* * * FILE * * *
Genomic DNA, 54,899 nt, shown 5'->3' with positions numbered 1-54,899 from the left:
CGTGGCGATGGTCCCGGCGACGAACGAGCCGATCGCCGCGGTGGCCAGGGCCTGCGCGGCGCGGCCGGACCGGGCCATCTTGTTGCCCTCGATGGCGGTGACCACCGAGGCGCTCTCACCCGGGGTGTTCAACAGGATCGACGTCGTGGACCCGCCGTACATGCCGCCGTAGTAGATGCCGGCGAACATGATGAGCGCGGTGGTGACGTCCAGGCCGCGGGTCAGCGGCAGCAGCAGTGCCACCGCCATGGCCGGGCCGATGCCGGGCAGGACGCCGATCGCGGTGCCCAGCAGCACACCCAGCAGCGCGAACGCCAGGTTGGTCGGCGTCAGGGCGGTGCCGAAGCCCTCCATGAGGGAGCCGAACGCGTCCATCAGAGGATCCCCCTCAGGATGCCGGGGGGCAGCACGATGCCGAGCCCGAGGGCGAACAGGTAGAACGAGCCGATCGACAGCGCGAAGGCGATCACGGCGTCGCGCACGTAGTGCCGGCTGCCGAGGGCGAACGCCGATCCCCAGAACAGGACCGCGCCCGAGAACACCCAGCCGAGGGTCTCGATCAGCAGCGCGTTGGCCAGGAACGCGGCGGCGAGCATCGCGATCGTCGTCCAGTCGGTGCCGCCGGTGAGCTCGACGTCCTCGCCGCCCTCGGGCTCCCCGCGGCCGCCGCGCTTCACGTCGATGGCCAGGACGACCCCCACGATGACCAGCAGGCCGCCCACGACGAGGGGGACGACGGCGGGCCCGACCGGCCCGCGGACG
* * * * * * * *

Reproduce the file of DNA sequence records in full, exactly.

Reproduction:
Genomic DNA, 54,899 nt, shown 5'->3' with positions numbered 1-54,899 from the left:
CGTGGCGATGGTCCCGGCGACGAACGAGCCGATCGCCGCGGTGGCCAGGGCCTGCGCGGCGCGGCCGGACCGGGCCATCTTGTTGCCCTCGATGGCGGTGACCACCGAGGCGCTCTCACCCGGGGTGTTCAACAGGATCGACGTCGTGGACCCGCCGTACATGCCGCCGTAGTAGATGCCGGCGAACATGATGAGCGCGGTGGTGACGTCCAGGCCGCGGGTCAGCGGCAGCAGCAGTGCCACCGCCATGGCCGGGCCGATGCCGGGCAGGACGCCGATCGCGGTGCCCAGCAGCACACCCAGCAGCGCGAACGCCAGGTTGGTCGGCGTCAGGGCGGTGCCGAAGCCCTCCATGAGGGAGCCGAACGCGTCCATCAGAGGATCCCCCTCAGGATGCCGGGGGGCAGCACGATGCCGAGCCCGAGGGCGAACAGGTAGAACGAGCCGATCGACAGCGCGAAGGCGATCACGGCGTCGCGCACGTAGTGCCGGCTGCCGAGGGCGAACGCCGATCCCCAGAACAGGACCGCGCCCGAGAACACCCAGCCGAGGGTCTCGATCAGCAGCGCGTTGGCCAGGAACGCGGCGGCGAGCATCGCGATCGTCGTCCAGTCGGTGCCGCCGGTGAGCTCGACGTCCTCGCCGCCCTCGGGCTCCCCGCGGCCGCCGCGCTTCACGTCGATGGCCAGGACGACCCCCACGATGACCAGCAGGCCGCCCACGACGAGGGGGACGACGGCGGGCCCGACCGGCCCGCGGACG